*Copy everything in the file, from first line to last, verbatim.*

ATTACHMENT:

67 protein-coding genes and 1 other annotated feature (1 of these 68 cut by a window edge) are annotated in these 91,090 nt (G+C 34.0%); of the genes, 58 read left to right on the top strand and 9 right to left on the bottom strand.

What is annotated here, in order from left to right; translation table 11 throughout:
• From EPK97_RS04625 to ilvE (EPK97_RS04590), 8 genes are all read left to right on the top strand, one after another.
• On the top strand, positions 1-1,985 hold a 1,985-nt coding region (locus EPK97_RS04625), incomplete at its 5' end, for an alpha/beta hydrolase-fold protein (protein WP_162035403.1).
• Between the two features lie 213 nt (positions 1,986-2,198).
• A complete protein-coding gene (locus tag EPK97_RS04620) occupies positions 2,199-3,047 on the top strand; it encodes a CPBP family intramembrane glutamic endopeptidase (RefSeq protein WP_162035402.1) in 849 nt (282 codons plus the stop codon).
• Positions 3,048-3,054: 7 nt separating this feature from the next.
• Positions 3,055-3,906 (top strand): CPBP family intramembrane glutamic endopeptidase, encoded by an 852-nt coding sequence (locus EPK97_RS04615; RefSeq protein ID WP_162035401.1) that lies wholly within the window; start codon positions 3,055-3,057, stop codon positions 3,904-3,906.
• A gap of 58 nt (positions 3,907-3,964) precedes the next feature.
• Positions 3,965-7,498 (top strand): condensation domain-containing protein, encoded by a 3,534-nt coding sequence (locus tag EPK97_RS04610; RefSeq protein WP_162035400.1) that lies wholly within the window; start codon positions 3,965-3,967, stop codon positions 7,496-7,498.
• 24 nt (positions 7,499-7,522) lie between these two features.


67 protein-coding genes and 1 other annotated feature (1 of these 68 cut by a window edge) are annotated in these 91,090 nt (G+C 34.0%); of the genes, 58 read left to right on the top strand and 9 right to left on the bottom strand.

What is annotated here, in order from left to right; translation table 11 throughout:
• From EPK97_RS04625 to ilvE (EPK97_RS04590), 8 genes are all read left to right on the top strand, one after another.
• On the top strand, positions 1-1,985 hold a 1,985-nt coding region (locus EPK97_RS04625), incomplete at its 5' end, for an alpha/beta hydrolase-fold protein (protein WP_162035403.1).
• Between the two features lie 213 nt (positions 1,986-2,198).
• A complete protein-coding gene (locus tag EPK97_RS04620) occupies positions 2,199-3,047 on the top strand; it encodes a CPBP family intramembrane glutamic endopeptidase (RefSeq protein WP_162035402.1) in 849 nt (282 codons plus the stop codon).
• Positions 3,048-3,054: 7 nt separating this feature from the next.
• Positions 3,055-3,906 (top strand): CPBP family intramembrane glutamic endopeptidase, encoded by an 852-nt coding sequence (locus EPK97_RS04615; RefSeq protein ID WP_162035401.1) that lies wholly within the window; start codon positions 3,055-3,057, stop codon positions 3,904-3,906.
• A gap of 58 nt (positions 3,907-3,964) precedes the next feature.
• Positions 3,965-7,498 (top strand): condensation domain-containing protein, encoded by a 3,534-nt coding sequence (locus tag EPK97_RS04610; RefSeq protein WP_162035400.1) that lies wholly within the window; start codon positions 3,965-3,967, stop codon positions 7,496-7,498.
• 24 nt (positions 7,499-7,522) lie between these two features.